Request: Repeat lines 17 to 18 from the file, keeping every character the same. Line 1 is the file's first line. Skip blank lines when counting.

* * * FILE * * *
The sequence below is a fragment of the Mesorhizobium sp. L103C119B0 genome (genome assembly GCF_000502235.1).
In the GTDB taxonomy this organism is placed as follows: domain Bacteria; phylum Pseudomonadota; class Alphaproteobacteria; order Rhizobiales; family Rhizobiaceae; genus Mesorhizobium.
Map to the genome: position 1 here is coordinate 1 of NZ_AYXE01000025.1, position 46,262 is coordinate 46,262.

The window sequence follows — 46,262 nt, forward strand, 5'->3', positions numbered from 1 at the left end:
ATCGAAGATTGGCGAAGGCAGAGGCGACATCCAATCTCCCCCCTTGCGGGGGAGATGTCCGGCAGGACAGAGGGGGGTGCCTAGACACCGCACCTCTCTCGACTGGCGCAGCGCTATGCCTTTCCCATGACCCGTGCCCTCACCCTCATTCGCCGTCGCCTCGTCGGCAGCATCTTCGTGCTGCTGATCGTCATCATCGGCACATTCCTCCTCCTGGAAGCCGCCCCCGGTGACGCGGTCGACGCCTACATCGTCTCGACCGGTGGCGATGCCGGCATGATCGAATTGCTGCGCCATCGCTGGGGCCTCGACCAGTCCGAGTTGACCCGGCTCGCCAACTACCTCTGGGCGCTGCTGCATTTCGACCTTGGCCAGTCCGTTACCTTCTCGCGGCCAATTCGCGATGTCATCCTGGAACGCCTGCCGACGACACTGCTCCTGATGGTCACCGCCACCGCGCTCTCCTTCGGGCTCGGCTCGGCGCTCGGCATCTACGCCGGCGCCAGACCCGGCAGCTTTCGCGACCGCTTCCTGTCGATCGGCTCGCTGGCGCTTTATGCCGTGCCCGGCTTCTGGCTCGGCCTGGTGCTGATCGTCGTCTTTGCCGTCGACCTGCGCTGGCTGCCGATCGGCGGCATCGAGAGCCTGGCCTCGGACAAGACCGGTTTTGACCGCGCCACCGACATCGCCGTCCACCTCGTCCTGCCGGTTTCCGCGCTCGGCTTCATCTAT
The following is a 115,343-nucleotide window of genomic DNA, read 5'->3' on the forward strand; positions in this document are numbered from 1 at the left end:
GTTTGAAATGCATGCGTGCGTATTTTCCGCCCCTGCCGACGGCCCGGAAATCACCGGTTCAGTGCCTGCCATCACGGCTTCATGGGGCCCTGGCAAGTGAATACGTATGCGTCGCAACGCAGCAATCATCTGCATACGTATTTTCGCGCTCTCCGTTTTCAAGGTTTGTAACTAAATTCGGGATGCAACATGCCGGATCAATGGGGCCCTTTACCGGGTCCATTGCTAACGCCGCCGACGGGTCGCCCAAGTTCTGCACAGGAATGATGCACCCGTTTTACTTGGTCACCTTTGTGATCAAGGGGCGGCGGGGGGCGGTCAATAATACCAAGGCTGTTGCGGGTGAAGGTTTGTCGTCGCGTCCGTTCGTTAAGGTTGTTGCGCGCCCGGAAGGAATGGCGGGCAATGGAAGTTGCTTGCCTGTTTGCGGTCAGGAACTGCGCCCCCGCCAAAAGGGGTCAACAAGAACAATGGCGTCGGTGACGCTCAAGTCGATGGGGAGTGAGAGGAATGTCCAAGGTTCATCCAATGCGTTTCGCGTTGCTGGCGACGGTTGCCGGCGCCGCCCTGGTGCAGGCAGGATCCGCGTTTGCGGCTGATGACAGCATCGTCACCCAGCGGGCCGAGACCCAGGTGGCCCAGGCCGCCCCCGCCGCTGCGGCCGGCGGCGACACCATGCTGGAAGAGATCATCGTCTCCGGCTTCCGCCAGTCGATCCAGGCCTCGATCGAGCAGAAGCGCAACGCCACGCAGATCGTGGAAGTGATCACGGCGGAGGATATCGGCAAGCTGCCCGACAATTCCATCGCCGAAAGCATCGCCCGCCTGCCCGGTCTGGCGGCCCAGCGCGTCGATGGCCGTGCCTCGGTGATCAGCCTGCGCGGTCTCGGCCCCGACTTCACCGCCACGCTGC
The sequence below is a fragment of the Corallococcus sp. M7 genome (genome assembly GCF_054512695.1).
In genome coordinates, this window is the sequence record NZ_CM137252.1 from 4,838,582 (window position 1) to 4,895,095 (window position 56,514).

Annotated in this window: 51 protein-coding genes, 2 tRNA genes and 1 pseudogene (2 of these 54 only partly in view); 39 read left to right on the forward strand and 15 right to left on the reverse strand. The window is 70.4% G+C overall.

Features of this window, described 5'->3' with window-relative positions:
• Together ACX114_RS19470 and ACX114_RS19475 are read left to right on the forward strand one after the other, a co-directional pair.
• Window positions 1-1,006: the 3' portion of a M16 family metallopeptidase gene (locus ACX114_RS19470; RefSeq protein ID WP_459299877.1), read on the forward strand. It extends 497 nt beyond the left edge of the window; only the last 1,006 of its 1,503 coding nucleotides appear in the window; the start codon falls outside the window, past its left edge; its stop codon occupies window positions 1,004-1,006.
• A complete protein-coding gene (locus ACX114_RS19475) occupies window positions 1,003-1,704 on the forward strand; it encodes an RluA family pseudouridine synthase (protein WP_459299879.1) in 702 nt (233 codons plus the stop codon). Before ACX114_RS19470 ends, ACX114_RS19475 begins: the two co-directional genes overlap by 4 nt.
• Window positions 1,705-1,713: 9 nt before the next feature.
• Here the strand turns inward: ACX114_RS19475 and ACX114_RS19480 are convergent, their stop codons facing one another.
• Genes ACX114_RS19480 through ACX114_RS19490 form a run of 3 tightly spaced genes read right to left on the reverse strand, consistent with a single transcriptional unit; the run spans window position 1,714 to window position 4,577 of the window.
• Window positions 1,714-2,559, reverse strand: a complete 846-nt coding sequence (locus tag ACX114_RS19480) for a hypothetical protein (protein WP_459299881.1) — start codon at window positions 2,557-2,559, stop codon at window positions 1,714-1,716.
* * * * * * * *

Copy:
• Genes ACX114_RS19480 through ACX114_RS19490 form a run of 3 tightly spaced genes read right to left on the reverse strand, consistent with a single transcriptional unit; the run spans window position 1,714 to window position 4,577 of the window.
• Window positions 1,714-2,559, reverse strand: a complete 846-nt coding sequence (locus tag ACX114_RS19480) for a hypothetical protein (protein WP_459299881.1) — start codon at window positions 2,557-2,559, stop codon at window positions 1,714-1,716.